IN a little over four weeks, it will be legal to pop into the supermarket, buy an HIV home testing kit and within 20 minutes of using it at home, get a result.
Surprised? So are many others, yet this legislative change has been made by the Department of Health, and supported by the Scottish Government.
Since 1992, legislation has protected the public by stipulating that marketing and sale of test kits is illegal and that the results of an HIV test must be given under clinical supervision.
There are approximately 4600 people diagnosed and living with HIV in Scotland, but around 1150 more are estimated to have the virus but not know about it.
Much has changed for the better for people living with HIV in the past 30 years, with more reason than ever to test early for HIV. Although there is no cure, we now know how to prevent and treat HIV so that those who test positive can expect to live a relatively normal life-span .
But many think the loss of the protection in the 1992 legislation is a retrograde step and will serve rogue traders plying unreliable test kits more than it will the consumer.
For HIV tests to benefit the individual, regulation requires that they be safe and accurate. A false result could be used as the basis of a number of potentially disastrous decisions, such as whether or not to use a condom.
OraSure Technologies' kit, approved by the FDA in the US, has been mooted for use in the UK with its reps presenting their product at health conferences, something unheard of and quite irregular for pharmaceutical products.
The company's own data indicate the test is not reliable at detecting HIV until at least three months after infection. The test also produces at least one in 12 false negative results in people who are in fact HIV positive.
The company warns not to use the results as a basis for any behaviour that might put you or anyone else at risk of HIV infection. Their OraQuick test with all its problems is probably one of the more reliable, but many thoroughly unsafe kits are on sale online, right now.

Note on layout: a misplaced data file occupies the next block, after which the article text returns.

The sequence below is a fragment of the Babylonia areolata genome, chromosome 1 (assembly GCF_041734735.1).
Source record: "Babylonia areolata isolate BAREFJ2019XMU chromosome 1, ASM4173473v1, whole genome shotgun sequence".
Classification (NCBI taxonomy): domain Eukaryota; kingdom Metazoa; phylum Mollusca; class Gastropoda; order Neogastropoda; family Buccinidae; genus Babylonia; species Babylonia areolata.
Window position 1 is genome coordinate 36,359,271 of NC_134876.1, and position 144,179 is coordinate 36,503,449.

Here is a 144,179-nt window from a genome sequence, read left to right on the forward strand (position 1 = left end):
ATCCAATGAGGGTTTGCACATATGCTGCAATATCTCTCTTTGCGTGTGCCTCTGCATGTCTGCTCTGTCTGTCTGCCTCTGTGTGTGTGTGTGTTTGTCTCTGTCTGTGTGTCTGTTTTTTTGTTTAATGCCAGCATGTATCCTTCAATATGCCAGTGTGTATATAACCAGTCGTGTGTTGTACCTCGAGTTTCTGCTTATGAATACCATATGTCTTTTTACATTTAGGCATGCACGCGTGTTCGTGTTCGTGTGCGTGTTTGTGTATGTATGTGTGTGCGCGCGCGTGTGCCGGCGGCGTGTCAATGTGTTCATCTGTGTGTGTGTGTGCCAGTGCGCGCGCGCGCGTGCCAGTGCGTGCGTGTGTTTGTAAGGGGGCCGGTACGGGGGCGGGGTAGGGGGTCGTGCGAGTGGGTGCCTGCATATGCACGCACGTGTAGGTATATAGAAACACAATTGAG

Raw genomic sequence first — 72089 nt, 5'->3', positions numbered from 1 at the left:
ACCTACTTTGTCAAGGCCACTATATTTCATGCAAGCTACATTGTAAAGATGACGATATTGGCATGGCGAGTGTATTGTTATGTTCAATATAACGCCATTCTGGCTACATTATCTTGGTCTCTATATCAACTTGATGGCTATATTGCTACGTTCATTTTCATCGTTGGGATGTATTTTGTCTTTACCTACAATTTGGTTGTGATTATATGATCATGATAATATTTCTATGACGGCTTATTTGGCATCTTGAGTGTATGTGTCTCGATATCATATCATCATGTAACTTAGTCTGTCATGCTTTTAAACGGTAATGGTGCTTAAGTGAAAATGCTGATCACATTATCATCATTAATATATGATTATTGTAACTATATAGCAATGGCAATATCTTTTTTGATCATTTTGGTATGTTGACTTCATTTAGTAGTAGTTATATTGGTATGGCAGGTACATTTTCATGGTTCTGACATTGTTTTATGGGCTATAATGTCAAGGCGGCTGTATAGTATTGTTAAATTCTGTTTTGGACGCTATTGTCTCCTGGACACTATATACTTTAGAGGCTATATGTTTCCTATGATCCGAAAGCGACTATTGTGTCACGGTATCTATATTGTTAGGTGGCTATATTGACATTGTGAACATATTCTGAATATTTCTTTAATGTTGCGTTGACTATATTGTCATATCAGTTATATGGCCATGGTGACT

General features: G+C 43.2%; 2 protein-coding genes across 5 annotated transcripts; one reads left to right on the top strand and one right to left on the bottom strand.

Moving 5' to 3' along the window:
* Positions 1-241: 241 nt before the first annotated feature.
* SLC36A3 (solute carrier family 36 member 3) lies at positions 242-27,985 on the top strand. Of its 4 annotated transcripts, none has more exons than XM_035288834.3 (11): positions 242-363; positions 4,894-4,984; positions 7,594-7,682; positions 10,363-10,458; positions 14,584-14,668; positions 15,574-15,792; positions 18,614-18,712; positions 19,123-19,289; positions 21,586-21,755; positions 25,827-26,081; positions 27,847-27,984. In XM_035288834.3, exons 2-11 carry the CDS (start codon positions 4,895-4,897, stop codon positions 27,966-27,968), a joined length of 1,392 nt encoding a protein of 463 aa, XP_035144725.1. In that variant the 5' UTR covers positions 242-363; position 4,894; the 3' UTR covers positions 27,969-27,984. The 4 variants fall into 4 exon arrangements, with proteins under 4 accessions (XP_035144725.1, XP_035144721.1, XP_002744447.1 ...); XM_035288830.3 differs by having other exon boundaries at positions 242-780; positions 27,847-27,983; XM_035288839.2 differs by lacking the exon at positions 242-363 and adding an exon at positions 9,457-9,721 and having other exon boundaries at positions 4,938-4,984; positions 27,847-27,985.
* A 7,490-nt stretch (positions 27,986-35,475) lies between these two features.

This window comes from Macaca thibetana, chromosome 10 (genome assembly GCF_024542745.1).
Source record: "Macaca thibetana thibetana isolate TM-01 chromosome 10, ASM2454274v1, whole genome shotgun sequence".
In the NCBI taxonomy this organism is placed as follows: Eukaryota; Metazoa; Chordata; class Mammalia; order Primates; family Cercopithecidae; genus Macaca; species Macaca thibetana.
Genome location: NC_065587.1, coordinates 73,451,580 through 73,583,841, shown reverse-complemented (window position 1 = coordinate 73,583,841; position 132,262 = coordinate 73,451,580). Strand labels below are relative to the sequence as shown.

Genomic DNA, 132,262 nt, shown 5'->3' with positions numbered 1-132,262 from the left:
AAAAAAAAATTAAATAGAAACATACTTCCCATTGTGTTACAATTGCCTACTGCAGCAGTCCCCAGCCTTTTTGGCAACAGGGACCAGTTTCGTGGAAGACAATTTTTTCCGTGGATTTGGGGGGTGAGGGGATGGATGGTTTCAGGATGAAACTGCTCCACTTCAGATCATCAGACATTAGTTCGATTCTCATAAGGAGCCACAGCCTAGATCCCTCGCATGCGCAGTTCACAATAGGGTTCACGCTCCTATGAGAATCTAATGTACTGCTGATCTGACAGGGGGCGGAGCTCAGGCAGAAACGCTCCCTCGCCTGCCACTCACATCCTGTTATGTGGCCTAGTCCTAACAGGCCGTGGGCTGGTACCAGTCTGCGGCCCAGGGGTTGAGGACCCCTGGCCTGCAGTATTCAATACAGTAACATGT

The decision announced last August by the Department of Health as part of its so-called Modernisation Programme was not well thought through.
The sole evidence base cited in support are the results of an online Terrence Higgins Trust (THT) survey of 657 people. THT and another campaigning organisation, the National Aids Trust, have advocated for a change in the law since 2008 on the basis unreliable kits were being sold online, and that some people found clinics unfriendly and were worried about confidentiality.
It is debatable whether any of these problems will be resolved by legalising sales of home self-testing kits, and ought to be tackled separately. It seems counter-intuitive to legalise the sale of a product that will be extremely difficult to monitor. Indeed, the Scottish Government has said there are no plans to measure even the uptake of kits as they will be sourced privately. The Government's own Expert Advisory Group on Aids (EAGA) has registered its concerns regarding clinical governance, quality and linkage to care .
Beside being a poorly-thought through change, there was inadequate consultation. We do know that the British HIV Association, the HIV profession's own representative body, was informed only after a press conference announcing the decision and expressed serious concerns about it. Furthermore, the views of the body responsible for regulation of diagnostic test kits, the Medicines and Healthcare Products Regulatory Agency (MHRA) were not sought.
Had proper consultation taken place, the UK's strong reputation for sound HIV policies might not now be questioned. As it is, Canada is unlikely to follow the example of its neighbour, the US, which has approved the OraQuick test. In Germany, AIDS Hilfe, a national HIV agency, assessed the issue, with particular reference to the UK, and turned its face against home self-test kits. Currently, the UK is subject to EU regulation, but at a messy meeting late last year, the EU decided under pressure from Britain to devolve decision-making on HIV testing kits to national governments.
Agencies on the ground are not ready for what is likely to be a market flooded by unscrupulous traders operating on Ebay or from under the counter to people wanting to find out if they have what remains an incurable and life-changing infection.
Clinics and community testing services will continue to offer world-class testing facilities and people will still be able to send legal postal home sampling kits off to an NHS lab for reliable testing. Now, there is good reason to test for HIV. But anyone contemplating a test should use the NHS service and avoid the risks of home self-testing kits.
Roy Kilpatrick is an independent HIV advocate and former chief executive of HIV Scotland.